SUMMARY: /dev/dtremote symbolic link is breaking /dev/null

From: Greg Chavez <>
Date: Tue Feb 15 2005 - 10:41:37 EST
Thank yous to Casper Dik and Crist Clark for providing me with some
valuable investigative techniques.  The cause of the incredible
/dev/null metamorphosis  turned out to be a configuration script for
HP OpenView Operations 8.0 for Solaris.  Specifically, the Microsoft
Exchange "SPI" (smart plug-in) contained a configuration application,
EXSPI Node Config (8.10), which was doing the deed.  I am awaiting
word from HP as concerns a patch.

My suspicion that /dev/dtremote was somehow involved (it has a symb
link to /dev/null) was debunked by both of my friendly advisers. 
Total red herring.  I would often first notice the problem when
someone would remote-CDE into the box.  This requires a functional
/dev/null.  Jumped to conclusions.  Oops.

Generally, the mistake is a line of script which tries to use "mv" or
"cp" to write to null, which of course does not work.  The trick is
revealing the culprit which, without the healing benefits of dtrace on
Solaris 10, is beyond hard to do.  If you run this command on any
Solaris box, you will see what a daunting task it is to find out what
script might cause /dev/null to be overwritten or deleted:

  # find / -type f | xargs file * | awk -F: '/script/ {print $1}' |
xargs grep /dev/null

And that's assuming it's not a binary.  Only root can overwrite
/dev/null, so what you are looking for is a script which runs as root.
 My situation was complicated by the fact that my client wanted to be
able to login to CDE as root, widening the pool of suspects: cron,
login scripts, /etc/dt CDE scripts.  Any repository of local or
third-party software should be scrutinized as well.  More tips:

Once you have determined that /dev/null has changed, run "ls -lc
/dev/null".  That will tell you the last time the permissions where

Turn on process accounting (man acct).  Concentrate on the processes
that ran just before /dev/null changed.  You can also look in
/var/adm/messages for coinciding events.  In my case, I wrote a script
which checked /dev/null and, if missing or altered, sent a logger
message to syslog with an "ls -lc" of /dev/null and recreated
/dev/null.  Keeps things working and helps you narrow down the time
frame of the event.
There are two ways to recreate /dev/null:

# cd /dev
# ln -s ../devices/psuedo/mm@0:null null
[Make sure the link is made relative to /dev]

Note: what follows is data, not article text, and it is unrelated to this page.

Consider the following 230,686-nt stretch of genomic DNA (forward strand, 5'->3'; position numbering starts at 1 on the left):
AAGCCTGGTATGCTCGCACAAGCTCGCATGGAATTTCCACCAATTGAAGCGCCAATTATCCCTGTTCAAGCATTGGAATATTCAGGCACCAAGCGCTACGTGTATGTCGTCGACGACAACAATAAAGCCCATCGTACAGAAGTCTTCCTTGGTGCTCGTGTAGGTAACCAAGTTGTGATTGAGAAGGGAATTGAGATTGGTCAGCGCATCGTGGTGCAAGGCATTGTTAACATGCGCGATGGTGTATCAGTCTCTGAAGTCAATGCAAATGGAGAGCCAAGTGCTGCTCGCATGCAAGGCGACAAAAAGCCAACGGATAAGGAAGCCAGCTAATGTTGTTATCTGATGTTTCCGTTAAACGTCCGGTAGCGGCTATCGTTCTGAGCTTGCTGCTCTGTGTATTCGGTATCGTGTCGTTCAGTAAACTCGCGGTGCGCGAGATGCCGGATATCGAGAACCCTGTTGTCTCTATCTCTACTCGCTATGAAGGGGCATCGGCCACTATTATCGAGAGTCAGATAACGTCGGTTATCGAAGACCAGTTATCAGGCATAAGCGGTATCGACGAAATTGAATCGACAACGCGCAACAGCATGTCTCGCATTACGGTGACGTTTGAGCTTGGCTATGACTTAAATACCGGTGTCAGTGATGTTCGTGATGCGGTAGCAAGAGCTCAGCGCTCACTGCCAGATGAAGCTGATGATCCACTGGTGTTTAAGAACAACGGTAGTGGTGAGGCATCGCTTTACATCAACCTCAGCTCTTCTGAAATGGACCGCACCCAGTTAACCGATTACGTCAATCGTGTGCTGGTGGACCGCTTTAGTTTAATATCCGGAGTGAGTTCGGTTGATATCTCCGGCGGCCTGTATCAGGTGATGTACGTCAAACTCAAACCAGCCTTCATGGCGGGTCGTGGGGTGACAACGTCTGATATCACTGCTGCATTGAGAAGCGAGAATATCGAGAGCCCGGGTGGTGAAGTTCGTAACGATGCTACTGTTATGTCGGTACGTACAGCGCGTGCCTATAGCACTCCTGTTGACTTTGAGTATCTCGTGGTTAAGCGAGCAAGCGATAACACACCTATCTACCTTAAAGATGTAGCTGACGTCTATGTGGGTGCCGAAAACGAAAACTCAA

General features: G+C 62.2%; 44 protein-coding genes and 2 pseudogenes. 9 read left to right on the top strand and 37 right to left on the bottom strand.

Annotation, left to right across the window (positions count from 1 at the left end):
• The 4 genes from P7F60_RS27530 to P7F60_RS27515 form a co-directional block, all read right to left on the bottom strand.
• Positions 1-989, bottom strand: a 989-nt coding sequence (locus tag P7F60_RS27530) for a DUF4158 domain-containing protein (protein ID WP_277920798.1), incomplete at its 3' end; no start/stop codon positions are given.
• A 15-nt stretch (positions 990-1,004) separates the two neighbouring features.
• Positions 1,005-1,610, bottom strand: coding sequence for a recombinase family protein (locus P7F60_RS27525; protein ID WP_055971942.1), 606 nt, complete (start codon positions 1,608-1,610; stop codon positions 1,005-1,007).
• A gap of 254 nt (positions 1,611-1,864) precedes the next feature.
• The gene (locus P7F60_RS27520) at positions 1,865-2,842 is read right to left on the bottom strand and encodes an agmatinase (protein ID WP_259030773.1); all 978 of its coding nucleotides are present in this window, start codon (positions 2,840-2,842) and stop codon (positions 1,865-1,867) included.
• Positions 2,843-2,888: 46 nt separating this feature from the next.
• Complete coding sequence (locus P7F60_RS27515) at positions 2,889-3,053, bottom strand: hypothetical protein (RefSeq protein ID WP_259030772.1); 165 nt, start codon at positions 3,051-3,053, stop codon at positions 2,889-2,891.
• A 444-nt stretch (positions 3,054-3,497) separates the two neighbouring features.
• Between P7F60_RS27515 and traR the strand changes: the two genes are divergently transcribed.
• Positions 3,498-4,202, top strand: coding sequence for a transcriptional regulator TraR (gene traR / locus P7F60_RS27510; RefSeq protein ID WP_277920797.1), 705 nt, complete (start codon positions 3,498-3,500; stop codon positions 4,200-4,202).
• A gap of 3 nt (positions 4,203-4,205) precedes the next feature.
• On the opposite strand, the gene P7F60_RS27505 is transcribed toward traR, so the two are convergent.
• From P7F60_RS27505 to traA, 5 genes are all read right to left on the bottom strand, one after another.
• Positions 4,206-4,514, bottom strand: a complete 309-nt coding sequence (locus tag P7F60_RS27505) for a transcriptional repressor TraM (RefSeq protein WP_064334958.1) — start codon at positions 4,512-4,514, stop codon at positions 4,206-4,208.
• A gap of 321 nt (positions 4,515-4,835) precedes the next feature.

# /usr/sbin/mknod /dev/null c 13 2
# chown root:sys /dev/null ; chmod 666 /dev/null

In the end, it was none of this, just a hunch, that lead us to
discover the evil HP OVO program.  Good times.

--Greg Chavez
---------- Original message ----------
From: Greg Chavez <>
Date: Fri, 11 Feb 2005 09:30:32 -0500
Subject: /dev/dtremote symbolic link is breaking /dev/null

I am working short-term at a client site that relies heavily on remote
CDE logins between their many Suns.  The system on which I am working
is a Sun Blade 2500 running Solaris 9, fully patched, JASS'd, and
running HP OpenView Operations .. I built the OS myself.  The gist is
that /dev/null keeps getting turned into an empty file with 664
permissions.  Attempts to relink /dev/null to the null pseudo device
last only until someone tries to perform a remote CDE login. The
culprit appears to be /dev/dtremote which is symlinked to /dev/null.
That would seem to be a problem to me, but this old post suggests

As long as I change /dev/null from 644 to 666, this seems to cause no
problems when the system is running.  But this causes huge problems
when the system is rebooted.  Nothing can "create" /dev/null and the
systems boots up in single-user, read only.  I have to mount the OS
from CD and relink /dev/null to the psuedo device to get it working
again.  Obviously, this is terrible.

Does anybodh have any insight into this?  If I can't figure it out,
I'm going to advise my client to not remote-CDE into this box which,
really, I should advise them to not do anyway.  Nevertheless.  They
like things to work.

Thanks, will sum.

--Greg Chavez
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Received on Tue Feb 15 10:42:28 2005

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